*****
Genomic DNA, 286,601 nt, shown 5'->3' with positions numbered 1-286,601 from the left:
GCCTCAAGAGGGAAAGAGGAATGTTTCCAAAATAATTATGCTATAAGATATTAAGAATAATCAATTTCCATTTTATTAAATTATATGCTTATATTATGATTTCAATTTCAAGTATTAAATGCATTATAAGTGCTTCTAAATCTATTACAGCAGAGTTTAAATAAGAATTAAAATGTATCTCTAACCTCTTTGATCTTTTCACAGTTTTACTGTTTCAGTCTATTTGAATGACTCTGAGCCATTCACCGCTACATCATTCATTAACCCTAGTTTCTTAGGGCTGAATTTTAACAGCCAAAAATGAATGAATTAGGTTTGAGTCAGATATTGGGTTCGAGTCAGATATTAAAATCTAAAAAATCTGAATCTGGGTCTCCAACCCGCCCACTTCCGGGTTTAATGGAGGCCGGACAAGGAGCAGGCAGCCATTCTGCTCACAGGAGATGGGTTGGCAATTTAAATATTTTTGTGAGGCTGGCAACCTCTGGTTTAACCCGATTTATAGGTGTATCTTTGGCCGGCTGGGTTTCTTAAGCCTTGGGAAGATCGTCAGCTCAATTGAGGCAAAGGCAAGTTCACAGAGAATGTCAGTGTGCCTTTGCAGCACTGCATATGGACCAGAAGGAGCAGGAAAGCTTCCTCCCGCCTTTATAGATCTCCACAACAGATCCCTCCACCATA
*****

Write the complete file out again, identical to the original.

Genomic DNA, 286,601 nt, shown 5'->3' with positions numbered 1-286,601 from the left:
GCCTCAAGAGGGAAAGAGGAATGTTTCCAAAATAATTATGCTATAAGATATTAAGAATAATCAATTTCCATTTTATTAAATTATATGCTTATATTATGATTTCAATTTCAAGTATTAAATGCATTATAAGTGCTTCTAAATCTATTACAGCAGAGTTTAAATAAGAATTAAAATGTATCTCTAACCTCTTTGATCTTTTCACAGTTTTACTGTTTCAGTCTATTTGAATGACTCTGAGCCATTCACCGCTACATCATTCATTAACCCTAGTTTCTTAGGGCTGAATTTTAACAGCCAAAAATGAATGAATTAGGTTTGAGTCAGATATTGGGTTCGAGTCAGATATTAAAATCTAAAAAATCTGAATCTGGGTCTCCAACCCGCCCACTTCCGGGTTTAATGGAGGCCGGACAAGGAGCAGGCAGCCATTCTGCTCACAGGAGATGGGTTGGCAATTTAAATATTTTTGTGAGGCTGGCAACCTCTGGTTTAACCCGATTTATAGGTGTATCTTTGGCCGGCTGGGTTTCTTAAGCCTTGGGAAGATCGTCAGCTCAATTGAGGCAAAGGCAAGTTCACAGAGAATGTCAGTGTGCCTTTGCAGCACTGCATATGGACCAGAAGGAGCAGGAAAGCTTCCTCCCGCCTTTATAGATCTCCACAACAGATCCCTCCACCATA